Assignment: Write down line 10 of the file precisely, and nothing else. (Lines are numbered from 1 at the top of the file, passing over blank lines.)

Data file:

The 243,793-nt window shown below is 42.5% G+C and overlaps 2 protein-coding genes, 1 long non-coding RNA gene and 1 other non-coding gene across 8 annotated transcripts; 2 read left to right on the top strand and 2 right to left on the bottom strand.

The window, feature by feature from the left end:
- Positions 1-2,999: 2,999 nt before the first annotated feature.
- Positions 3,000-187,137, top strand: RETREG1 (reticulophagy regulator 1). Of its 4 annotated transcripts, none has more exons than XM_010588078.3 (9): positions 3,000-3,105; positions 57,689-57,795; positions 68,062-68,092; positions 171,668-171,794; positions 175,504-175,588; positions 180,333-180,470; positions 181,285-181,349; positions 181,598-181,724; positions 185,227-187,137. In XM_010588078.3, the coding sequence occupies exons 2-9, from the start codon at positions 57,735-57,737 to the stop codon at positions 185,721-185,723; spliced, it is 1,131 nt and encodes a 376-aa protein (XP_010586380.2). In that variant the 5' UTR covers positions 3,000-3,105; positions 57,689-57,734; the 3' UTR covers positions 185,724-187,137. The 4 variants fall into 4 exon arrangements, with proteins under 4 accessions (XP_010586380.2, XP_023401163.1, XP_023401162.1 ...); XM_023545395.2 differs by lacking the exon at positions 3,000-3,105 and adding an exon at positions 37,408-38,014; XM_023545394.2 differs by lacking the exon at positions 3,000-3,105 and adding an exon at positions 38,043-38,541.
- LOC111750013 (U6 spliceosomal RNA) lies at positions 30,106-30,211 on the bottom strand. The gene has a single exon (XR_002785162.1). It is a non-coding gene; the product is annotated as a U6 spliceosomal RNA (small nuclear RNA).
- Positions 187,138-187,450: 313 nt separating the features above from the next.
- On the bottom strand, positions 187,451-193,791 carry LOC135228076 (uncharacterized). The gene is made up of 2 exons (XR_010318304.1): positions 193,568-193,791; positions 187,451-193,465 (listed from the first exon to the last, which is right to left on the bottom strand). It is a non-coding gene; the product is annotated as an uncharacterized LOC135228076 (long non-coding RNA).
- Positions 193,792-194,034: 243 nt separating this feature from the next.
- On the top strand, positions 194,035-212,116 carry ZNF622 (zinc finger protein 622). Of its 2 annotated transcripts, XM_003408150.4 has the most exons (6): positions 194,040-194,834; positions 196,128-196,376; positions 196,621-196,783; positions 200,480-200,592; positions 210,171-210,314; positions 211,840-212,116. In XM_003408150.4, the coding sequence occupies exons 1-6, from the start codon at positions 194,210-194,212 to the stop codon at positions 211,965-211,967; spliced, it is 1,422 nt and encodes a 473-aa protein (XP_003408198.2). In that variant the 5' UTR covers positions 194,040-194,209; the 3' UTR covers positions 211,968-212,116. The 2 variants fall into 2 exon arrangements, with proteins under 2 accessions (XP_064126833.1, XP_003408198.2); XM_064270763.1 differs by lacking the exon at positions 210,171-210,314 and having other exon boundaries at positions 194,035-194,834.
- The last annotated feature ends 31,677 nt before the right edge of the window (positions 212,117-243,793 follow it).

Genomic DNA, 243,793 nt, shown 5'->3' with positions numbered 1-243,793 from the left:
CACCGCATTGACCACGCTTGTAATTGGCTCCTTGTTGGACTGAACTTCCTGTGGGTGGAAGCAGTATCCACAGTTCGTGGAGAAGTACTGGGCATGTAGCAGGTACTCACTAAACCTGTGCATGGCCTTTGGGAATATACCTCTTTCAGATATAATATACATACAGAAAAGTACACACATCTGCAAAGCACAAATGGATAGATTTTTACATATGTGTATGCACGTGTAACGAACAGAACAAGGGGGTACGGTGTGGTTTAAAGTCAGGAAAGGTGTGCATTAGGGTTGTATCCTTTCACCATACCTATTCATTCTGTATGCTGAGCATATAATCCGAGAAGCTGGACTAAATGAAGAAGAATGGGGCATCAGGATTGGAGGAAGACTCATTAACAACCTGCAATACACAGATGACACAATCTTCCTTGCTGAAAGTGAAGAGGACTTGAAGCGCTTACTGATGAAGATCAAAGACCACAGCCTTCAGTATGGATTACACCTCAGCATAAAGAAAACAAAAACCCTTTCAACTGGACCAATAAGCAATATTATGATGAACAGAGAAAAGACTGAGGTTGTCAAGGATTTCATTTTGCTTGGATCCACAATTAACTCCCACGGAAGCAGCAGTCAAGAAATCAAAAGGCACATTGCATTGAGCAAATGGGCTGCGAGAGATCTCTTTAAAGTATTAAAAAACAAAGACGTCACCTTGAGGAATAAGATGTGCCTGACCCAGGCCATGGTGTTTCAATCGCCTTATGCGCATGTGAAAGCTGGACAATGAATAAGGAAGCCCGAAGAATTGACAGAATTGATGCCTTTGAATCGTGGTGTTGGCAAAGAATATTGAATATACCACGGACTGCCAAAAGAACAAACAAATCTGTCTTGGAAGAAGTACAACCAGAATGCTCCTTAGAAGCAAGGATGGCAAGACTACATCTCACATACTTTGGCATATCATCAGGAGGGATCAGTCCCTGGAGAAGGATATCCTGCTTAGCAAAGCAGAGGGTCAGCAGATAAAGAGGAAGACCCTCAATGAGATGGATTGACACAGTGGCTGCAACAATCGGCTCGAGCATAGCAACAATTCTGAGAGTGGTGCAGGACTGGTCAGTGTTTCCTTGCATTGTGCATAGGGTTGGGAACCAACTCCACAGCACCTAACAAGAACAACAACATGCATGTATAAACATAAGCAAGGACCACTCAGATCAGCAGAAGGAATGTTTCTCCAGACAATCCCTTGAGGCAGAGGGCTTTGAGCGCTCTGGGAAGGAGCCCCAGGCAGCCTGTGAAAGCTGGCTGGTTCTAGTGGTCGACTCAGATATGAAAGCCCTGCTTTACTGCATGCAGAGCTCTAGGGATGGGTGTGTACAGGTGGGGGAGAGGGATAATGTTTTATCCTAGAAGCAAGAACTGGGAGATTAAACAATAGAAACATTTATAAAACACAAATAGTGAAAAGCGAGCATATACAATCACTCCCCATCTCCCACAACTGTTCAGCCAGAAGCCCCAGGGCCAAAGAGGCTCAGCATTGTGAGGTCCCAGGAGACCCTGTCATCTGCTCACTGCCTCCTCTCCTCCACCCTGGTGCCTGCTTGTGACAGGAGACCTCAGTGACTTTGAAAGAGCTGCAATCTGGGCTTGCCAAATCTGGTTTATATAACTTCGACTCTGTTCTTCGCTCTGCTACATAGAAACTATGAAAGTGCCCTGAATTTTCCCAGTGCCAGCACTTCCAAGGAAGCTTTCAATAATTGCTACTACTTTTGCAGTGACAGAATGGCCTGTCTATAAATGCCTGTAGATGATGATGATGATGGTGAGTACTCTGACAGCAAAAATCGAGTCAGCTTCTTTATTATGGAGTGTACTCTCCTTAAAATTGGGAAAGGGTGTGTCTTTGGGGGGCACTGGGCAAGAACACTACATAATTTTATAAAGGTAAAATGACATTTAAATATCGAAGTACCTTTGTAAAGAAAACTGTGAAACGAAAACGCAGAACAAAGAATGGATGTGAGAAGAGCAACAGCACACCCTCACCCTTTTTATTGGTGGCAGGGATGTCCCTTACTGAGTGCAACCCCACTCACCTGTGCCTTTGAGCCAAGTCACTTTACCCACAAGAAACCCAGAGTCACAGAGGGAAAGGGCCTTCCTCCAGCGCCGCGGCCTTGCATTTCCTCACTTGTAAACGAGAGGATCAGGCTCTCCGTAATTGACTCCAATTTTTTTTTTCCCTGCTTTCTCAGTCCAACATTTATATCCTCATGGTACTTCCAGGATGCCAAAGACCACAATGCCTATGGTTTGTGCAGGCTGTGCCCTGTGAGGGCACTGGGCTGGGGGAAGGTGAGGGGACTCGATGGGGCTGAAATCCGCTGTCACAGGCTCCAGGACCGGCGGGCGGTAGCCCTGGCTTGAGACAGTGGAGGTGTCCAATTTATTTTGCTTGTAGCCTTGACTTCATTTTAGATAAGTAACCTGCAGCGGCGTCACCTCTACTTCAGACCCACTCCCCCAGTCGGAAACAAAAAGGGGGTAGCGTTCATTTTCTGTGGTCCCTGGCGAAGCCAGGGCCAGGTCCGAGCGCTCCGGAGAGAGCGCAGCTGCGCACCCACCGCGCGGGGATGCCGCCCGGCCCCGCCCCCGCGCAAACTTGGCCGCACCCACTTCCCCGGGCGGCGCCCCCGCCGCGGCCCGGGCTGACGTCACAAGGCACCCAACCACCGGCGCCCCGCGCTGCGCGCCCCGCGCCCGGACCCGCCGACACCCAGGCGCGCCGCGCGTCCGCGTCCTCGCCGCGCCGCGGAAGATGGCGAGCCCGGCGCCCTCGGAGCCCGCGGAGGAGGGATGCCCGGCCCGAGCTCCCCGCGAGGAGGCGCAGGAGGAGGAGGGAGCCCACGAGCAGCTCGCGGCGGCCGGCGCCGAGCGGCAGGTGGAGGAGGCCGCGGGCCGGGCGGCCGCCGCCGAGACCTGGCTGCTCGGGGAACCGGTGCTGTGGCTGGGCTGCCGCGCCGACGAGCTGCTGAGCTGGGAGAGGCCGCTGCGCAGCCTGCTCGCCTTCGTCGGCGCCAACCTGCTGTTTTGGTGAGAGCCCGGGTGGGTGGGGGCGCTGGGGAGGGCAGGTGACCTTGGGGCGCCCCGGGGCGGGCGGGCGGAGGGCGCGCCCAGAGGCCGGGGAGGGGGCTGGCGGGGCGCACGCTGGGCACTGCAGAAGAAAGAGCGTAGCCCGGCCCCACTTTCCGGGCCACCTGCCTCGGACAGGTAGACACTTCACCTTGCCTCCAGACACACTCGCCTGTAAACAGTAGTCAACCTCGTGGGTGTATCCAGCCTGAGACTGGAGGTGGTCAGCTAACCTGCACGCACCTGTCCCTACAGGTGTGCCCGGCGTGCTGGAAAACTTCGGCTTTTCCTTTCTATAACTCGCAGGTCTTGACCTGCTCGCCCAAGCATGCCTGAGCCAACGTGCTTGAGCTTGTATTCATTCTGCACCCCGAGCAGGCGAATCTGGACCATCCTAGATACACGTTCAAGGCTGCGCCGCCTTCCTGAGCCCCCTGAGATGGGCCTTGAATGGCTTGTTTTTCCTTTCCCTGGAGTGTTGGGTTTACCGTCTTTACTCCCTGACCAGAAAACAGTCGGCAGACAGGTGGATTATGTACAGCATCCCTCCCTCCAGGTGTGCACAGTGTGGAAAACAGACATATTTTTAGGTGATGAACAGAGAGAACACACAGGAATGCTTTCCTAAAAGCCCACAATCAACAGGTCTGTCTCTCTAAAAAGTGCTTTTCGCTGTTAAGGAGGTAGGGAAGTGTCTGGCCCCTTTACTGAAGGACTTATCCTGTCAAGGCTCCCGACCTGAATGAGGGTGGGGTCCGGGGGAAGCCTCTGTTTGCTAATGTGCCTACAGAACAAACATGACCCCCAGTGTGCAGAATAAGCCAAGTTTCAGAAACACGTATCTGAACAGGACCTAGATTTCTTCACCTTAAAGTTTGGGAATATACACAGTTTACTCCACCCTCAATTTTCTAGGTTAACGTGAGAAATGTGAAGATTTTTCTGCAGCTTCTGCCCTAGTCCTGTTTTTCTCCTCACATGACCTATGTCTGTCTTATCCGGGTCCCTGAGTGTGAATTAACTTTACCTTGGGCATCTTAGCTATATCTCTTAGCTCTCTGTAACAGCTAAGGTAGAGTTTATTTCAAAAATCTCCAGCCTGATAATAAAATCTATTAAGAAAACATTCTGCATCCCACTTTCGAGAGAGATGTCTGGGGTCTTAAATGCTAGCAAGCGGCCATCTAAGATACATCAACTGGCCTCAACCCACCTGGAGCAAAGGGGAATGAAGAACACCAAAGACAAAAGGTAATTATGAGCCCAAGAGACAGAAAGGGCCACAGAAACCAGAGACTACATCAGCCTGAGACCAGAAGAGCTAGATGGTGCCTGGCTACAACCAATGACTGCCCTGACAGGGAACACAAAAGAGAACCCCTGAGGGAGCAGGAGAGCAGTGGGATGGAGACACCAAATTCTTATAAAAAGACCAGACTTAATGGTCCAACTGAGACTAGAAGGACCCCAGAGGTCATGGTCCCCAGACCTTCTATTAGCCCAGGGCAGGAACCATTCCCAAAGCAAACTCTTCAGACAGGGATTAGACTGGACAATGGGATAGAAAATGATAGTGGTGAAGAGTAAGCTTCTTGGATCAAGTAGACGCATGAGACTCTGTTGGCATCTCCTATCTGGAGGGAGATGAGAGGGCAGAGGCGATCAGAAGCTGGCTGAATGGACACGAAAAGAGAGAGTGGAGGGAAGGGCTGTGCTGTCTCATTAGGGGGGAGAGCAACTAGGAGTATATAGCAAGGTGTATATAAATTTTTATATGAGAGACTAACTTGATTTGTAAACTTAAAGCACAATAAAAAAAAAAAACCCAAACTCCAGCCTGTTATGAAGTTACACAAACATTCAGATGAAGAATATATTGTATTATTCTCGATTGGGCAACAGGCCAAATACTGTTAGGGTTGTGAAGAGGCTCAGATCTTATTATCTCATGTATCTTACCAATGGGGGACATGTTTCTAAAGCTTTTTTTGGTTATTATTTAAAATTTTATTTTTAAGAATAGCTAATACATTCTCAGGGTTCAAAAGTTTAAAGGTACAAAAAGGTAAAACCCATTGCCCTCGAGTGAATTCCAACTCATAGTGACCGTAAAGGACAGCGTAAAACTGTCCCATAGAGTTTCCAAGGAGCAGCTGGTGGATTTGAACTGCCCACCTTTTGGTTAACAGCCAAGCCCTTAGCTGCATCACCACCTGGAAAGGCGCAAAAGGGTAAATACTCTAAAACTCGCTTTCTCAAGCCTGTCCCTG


- The last annotated feature ends 31,677 nt before the right edge of the window (positions 212,117-243,793 follow it).